CMCs target British Steel adviser clients

CMCs target British Steel adviser clients

Advisers who helped steelworkers transfer out of the British Steel Pension Scheme are now being targeted by claims management companies.

Damian McPhun, partner at Beale and Company Solicitors, told FTAdviser he has several adviser clients who have had a complaint against them taken to the Financial Ombudsman Service with the help of CMCs.

He explained that during the British Steel debacle the names of some of the IFAs involved became public knowledge, which has drawn the attention of CMCs.

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Mr McPhun said: "The CMC will get hold of a list of clients, they have their ways and means of doing this.

"They will advertise in the local papers, they will get their names out there, they will try to track down everybody that worked at British Steel and say ‘did you transfer your pension and if so come and talk to us free of charge’."

Members of the British Steel Pension Scheme were asked to decide what to do with their pensions as part of a restructuring process in 2017.

As a result about 8,000 members transferred out of the old scheme by October last year, with transfers collectively worth about £2.8bn.

But concerns about the suitability of the transfers were soon raised leading to an intervention from the Financial Conduct Authority, which resulted in 10 firms - the key players in the debacle - stopping their transfer advice service.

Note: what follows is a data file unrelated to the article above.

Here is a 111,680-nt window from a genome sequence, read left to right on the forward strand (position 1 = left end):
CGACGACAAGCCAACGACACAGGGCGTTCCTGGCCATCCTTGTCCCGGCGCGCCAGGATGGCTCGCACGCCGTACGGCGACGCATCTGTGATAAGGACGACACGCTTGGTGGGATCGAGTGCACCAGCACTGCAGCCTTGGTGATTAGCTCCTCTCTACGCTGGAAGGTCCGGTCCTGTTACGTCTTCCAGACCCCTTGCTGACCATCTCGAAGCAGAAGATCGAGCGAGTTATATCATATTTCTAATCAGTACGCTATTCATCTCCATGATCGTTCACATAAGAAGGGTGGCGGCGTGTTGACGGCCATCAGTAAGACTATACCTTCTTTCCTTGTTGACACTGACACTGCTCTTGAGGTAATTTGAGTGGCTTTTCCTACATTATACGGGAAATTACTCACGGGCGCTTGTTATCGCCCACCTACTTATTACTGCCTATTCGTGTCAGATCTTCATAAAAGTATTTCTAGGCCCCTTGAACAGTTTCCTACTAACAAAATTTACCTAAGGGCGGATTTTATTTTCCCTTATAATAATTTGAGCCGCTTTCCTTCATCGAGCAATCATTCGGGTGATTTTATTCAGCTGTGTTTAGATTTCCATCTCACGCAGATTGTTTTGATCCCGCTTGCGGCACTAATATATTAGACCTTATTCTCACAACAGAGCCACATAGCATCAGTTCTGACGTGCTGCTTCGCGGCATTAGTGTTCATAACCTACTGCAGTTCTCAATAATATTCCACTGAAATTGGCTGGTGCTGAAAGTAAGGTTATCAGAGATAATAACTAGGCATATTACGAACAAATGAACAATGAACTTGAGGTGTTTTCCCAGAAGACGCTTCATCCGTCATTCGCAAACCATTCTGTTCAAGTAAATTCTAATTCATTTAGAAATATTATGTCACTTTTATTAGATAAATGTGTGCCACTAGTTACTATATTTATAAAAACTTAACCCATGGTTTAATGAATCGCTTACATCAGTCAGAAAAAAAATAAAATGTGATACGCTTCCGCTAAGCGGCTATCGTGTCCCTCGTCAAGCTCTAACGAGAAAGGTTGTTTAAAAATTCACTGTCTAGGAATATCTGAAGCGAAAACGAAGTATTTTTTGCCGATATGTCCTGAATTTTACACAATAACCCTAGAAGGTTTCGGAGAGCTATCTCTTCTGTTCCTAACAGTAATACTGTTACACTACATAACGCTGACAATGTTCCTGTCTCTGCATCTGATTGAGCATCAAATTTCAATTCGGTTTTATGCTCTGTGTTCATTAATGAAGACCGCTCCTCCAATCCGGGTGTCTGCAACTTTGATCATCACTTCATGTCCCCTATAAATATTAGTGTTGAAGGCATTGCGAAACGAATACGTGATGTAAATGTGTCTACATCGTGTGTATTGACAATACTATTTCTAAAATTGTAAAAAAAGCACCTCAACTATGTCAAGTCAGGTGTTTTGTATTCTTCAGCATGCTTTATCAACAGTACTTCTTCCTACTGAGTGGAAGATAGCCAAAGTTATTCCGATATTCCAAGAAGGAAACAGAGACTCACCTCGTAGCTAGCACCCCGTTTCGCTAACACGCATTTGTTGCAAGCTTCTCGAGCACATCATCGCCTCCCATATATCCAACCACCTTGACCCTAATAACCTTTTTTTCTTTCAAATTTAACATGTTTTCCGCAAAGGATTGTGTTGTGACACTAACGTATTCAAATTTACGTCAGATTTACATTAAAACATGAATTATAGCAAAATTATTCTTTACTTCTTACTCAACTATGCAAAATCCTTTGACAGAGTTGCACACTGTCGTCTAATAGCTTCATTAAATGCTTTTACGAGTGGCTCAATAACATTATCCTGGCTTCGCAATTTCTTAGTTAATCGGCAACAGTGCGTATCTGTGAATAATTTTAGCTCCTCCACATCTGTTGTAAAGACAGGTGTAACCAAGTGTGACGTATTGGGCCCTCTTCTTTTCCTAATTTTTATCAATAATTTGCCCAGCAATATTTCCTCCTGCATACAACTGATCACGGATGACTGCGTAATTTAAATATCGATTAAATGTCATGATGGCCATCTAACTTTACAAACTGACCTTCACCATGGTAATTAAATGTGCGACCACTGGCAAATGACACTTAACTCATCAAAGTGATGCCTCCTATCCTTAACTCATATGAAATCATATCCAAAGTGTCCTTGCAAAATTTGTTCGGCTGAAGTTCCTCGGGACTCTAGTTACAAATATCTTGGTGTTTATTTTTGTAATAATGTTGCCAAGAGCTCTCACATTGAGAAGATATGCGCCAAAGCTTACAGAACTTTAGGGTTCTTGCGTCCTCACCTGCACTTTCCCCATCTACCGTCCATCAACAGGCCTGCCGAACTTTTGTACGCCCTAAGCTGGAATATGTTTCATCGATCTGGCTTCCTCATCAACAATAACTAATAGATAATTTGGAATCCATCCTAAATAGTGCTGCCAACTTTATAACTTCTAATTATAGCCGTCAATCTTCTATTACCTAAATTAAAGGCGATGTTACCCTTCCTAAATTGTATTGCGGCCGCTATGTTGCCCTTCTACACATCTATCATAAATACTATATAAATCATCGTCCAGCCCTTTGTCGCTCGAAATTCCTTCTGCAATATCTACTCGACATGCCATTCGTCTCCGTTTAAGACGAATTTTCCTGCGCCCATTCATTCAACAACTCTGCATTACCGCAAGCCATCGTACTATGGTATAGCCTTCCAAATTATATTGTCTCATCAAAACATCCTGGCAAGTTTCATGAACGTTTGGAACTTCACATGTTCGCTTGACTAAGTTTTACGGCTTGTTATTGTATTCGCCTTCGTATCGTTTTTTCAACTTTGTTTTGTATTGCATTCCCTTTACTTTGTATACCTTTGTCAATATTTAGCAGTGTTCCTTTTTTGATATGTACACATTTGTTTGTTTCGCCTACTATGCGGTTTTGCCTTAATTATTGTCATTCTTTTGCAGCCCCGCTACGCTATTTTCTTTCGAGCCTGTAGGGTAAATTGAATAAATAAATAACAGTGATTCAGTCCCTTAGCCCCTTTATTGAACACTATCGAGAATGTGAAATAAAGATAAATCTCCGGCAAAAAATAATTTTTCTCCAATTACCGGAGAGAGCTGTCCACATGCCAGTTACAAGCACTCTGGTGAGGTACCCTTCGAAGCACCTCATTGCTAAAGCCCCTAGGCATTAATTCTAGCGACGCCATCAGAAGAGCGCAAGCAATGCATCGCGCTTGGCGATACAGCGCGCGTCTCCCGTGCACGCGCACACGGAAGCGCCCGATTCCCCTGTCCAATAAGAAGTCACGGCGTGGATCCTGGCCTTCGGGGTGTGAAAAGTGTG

Some of these firms regained their permissions some months later, such as Mansion Park and County Capital Wealth Management, also trading as Pension Review Service.

Other such as Active Wealth went into liquidation and claims against it have already arrived at the Financial Services Compensation Scheme.

Despite this clients of the firm have been approached by CMCs interested in submitting a claim on their behalf, but those FTAdviser spoke to all said they declined the request as they have FSCS complaints pending.

Mr McPhun said he is particularly concerned about the origin of the CMSs' client lists.

He said: "There is concern they might contact ex-advisers who might be disgruntled, and get hold of what is confidential information relating to clients, so they will know which client invested in which product."

He is hoping that supervision from the FCA, which recently took over the regulation of CMCs, will help end the practice.

It emerged in April that more than 900 CMCs have registered to continue trading while they go through the FCA’s authorisation process.

Andrew Boyt, pension transfer specialist and freelance consultant, said if advisers are supplying the client lists this poses a data protection and contractual issue.

He said: "GDPR is the law and the penalties are well known, what may be less well known is that most employed adviser contracts and self-employed contracts for service will include specific provisions in relation to client data which the firm could, quite correctly, seek to enforce legally.